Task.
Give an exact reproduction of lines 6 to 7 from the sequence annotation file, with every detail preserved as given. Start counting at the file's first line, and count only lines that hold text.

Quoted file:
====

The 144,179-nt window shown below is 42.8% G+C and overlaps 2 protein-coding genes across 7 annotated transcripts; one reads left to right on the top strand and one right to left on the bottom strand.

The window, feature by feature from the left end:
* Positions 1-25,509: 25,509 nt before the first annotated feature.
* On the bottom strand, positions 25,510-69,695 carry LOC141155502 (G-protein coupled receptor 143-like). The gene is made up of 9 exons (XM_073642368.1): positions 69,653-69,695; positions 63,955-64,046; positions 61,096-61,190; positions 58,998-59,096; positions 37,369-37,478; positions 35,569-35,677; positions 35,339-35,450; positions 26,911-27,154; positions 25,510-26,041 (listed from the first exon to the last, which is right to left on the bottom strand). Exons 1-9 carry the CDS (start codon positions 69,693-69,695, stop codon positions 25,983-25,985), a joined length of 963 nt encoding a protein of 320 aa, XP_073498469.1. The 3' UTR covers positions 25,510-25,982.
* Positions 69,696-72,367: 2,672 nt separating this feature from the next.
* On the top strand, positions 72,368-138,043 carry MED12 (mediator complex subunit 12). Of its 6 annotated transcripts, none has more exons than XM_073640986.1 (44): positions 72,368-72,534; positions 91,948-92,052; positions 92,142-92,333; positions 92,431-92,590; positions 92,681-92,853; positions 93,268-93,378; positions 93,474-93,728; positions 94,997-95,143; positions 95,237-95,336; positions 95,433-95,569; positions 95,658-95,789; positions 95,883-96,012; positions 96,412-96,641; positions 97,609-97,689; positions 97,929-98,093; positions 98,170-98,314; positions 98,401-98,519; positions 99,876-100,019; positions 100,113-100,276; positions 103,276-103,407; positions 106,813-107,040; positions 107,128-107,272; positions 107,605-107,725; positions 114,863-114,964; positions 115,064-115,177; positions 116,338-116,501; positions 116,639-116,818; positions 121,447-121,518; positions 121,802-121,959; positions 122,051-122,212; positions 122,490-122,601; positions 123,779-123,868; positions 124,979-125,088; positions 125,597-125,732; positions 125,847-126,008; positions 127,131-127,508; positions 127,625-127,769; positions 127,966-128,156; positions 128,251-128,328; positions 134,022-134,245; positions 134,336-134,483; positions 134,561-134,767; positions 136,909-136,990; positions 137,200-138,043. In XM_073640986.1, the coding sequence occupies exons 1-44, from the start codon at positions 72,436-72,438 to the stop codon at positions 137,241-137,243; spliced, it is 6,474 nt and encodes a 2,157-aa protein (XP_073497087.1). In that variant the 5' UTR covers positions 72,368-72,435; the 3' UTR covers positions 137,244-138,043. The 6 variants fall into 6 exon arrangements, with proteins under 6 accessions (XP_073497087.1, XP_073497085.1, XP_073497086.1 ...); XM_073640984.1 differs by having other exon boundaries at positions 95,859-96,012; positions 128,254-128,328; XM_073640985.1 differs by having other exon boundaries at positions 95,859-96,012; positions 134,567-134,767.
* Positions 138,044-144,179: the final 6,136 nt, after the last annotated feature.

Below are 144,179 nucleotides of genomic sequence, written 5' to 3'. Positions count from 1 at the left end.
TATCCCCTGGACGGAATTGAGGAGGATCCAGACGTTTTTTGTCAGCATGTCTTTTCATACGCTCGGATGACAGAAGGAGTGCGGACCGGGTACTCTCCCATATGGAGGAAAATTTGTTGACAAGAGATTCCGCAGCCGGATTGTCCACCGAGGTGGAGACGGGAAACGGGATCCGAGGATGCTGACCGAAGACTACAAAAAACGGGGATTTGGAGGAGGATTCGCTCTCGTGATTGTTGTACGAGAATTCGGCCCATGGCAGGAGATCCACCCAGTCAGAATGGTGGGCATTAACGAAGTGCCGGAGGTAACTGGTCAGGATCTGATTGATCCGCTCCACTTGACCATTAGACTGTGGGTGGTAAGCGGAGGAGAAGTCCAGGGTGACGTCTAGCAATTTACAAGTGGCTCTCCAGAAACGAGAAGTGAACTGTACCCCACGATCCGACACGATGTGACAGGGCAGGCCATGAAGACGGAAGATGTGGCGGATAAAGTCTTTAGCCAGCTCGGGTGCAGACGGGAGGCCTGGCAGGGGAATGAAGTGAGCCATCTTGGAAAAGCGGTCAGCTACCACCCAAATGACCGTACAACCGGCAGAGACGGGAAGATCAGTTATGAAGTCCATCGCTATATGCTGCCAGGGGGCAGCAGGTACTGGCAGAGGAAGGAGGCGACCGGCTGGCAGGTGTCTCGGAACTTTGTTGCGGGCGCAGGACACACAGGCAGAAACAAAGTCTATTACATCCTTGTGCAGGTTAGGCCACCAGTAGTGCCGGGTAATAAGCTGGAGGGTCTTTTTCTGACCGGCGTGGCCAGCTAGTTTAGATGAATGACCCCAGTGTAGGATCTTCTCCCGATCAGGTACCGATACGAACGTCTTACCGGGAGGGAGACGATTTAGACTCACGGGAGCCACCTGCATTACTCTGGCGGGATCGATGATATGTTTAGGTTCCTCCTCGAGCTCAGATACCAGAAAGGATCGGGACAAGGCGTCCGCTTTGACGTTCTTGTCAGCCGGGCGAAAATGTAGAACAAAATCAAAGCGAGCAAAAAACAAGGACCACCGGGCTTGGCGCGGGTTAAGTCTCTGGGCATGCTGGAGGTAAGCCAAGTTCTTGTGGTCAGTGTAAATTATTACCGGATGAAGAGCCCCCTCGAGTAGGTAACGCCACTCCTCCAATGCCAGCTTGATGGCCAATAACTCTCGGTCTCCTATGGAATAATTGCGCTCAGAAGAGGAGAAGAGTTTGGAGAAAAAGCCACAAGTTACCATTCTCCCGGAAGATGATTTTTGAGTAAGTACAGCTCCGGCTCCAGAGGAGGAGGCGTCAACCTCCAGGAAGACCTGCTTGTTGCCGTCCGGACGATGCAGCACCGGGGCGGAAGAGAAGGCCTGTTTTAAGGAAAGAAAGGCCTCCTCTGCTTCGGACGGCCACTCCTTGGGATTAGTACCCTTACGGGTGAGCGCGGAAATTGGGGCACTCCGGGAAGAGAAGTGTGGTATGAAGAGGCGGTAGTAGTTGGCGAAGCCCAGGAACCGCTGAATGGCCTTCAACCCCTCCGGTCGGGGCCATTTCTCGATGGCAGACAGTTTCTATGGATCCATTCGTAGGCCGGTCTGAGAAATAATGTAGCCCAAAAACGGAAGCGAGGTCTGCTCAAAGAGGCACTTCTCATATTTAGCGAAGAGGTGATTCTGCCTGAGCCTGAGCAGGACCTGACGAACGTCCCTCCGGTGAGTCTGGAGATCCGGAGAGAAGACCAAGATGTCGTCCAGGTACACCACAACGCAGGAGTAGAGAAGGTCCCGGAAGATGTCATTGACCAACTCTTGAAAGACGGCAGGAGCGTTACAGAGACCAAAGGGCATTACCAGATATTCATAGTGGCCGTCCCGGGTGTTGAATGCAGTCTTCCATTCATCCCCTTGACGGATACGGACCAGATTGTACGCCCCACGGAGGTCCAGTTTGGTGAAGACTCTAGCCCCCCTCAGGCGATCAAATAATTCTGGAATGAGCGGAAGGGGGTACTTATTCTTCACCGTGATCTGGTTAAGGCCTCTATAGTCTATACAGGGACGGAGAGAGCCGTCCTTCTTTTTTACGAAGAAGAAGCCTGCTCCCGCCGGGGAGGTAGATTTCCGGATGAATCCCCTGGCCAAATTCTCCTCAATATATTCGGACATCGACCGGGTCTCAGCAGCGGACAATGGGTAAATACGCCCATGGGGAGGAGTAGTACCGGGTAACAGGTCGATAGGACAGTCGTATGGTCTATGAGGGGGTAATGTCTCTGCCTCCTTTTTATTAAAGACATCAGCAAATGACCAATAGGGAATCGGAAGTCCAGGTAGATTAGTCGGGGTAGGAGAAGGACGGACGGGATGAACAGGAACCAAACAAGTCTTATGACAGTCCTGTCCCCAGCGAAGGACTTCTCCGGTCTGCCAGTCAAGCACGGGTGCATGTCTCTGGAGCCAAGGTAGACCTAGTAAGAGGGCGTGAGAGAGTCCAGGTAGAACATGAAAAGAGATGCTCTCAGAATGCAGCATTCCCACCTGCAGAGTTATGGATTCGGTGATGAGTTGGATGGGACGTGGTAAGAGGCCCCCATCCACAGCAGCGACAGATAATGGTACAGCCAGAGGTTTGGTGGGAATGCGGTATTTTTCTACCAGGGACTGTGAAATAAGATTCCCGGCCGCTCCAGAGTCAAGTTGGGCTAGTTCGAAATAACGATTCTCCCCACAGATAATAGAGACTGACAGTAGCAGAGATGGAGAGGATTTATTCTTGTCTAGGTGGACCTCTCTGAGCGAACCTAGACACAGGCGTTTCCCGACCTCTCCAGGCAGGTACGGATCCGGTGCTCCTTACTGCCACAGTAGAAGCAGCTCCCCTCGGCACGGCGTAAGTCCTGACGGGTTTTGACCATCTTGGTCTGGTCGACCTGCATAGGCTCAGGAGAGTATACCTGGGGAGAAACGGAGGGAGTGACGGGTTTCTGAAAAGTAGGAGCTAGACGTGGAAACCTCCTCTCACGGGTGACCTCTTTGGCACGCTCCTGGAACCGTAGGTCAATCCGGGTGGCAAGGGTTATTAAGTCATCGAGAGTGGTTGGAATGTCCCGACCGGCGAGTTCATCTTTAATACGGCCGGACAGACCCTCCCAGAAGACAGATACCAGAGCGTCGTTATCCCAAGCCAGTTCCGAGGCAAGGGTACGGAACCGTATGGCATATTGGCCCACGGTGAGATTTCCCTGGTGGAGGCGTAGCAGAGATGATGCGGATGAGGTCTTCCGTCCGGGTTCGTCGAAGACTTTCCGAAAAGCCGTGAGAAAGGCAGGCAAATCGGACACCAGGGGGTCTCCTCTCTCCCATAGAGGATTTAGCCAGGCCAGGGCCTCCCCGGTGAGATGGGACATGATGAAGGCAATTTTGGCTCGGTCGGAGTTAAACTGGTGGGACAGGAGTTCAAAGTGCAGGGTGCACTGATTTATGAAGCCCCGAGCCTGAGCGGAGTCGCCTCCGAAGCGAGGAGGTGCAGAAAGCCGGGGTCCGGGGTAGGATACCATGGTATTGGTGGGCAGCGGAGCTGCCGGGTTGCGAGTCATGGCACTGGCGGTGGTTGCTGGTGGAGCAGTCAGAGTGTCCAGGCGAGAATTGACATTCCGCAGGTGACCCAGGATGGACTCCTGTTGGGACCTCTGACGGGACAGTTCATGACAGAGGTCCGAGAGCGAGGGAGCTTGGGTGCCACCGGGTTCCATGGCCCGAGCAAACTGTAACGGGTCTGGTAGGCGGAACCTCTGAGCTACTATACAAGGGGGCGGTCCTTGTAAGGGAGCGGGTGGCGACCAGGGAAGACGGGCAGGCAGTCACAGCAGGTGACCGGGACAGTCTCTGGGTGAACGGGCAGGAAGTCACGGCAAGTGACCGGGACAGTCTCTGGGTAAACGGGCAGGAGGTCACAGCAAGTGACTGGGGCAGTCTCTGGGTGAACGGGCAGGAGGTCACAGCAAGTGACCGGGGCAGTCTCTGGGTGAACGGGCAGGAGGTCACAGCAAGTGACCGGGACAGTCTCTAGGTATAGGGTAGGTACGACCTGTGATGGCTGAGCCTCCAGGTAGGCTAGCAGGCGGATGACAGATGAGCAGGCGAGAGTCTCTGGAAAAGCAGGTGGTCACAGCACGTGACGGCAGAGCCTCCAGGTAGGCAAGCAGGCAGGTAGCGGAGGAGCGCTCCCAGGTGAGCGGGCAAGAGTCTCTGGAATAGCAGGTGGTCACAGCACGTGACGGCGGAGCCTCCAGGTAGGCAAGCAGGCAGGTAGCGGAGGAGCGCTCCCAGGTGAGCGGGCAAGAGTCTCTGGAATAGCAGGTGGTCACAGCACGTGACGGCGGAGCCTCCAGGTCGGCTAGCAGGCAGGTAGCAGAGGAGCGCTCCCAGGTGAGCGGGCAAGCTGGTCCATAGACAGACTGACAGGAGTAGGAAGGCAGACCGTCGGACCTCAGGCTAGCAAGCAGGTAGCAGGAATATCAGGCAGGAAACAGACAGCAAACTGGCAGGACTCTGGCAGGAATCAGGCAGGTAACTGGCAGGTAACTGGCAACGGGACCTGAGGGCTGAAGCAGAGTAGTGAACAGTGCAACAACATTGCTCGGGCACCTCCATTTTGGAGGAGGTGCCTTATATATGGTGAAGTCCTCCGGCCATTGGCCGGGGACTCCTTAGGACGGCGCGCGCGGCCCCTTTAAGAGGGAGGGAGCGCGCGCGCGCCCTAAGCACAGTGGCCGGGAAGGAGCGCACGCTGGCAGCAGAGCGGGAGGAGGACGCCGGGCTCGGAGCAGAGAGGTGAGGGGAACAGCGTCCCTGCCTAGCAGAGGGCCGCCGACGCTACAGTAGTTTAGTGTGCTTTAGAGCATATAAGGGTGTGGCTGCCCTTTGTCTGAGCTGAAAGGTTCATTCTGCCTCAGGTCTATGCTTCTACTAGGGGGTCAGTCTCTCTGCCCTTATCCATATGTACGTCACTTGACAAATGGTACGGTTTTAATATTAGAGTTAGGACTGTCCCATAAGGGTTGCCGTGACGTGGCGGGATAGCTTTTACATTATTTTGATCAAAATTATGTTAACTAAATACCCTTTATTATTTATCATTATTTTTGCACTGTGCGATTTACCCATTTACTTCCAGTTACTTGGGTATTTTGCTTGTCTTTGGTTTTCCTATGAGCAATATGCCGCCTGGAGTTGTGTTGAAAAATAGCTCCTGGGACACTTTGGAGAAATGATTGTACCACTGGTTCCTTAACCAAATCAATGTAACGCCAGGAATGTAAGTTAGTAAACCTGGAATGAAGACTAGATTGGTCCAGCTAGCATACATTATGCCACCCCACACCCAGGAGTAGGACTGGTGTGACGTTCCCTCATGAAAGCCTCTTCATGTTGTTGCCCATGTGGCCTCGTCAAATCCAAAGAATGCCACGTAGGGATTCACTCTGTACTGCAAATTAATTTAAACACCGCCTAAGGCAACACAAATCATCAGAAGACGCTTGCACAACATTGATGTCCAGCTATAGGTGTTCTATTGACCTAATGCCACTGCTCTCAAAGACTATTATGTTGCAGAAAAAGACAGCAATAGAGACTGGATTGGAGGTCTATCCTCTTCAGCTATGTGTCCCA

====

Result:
* On the top strand, positions 72,368-138,043 carry MED12 (mediator complex subunit 12). Of its 6 annotated transcripts, none has more exons than XM_073640986.1 (44): positions 72,368-72,534; positions 91,948-92,052; positions 92,142-92,333; positions 92,431-92,590; positions 92,681-92,853; positions 93,268-93,378; positions 93,474-93,728; positions 94,997-95,143; positions 95,237-95,336; positions 95,433-95,569; positions 95,658-95,789; positions 95,883-96,012; positions 96,412-96,641; positions 97,609-97,689; positions 97,929-98,093; positions 98,170-98,314; positions 98,401-98,519; positions 99,876-100,019; positions 100,113-100,276; positions 103,276-103,407; positions 106,813-107,040; positions 107,128-107,272; positions 107,605-107,725; positions 114,863-114,964; positions 115,064-115,177; positions 116,338-116,501; positions 116,639-116,818; positions 121,447-121,518; positions 121,802-121,959; positions 122,051-122,212; positions 122,490-122,601; positions 123,779-123,868; positions 124,979-125,088; positions 125,597-125,732; positions 125,847-126,008; positions 127,131-127,508; positions 127,625-127,769; positions 127,966-128,156; positions 128,251-128,328; positions 134,022-134,245; positions 134,336-134,483; positions 134,561-134,767; positions 136,909-136,990; positions 137,200-138,043. In XM_073640986.1, the coding sequence occupies exons 1-44, from the start codon at positions 72,436-72,438 to the stop codon at positions 137,241-137,243; spliced, it is 6,474 nt and encodes a 2,157-aa protein (XP_073497087.1). In that variant the 5' UTR covers positions 72,368-72,435; the 3' UTR covers positions 137,244-138,043. The 6 variants fall into 6 exon arrangements, with proteins under 6 accessions (XP_073497087.1, XP_073497085.1, XP_073497086.1 ...); XM_073640984.1 differs by having other exon boundaries at positions 95,859-96,012; positions 128,254-128,328; XM_073640985.1 differs by having other exon boundaries at positions 95,859-96,012; positions 134,567-134,767.
* Positions 138,044-144,179: the final 6,136 nt, after the last annotated feature.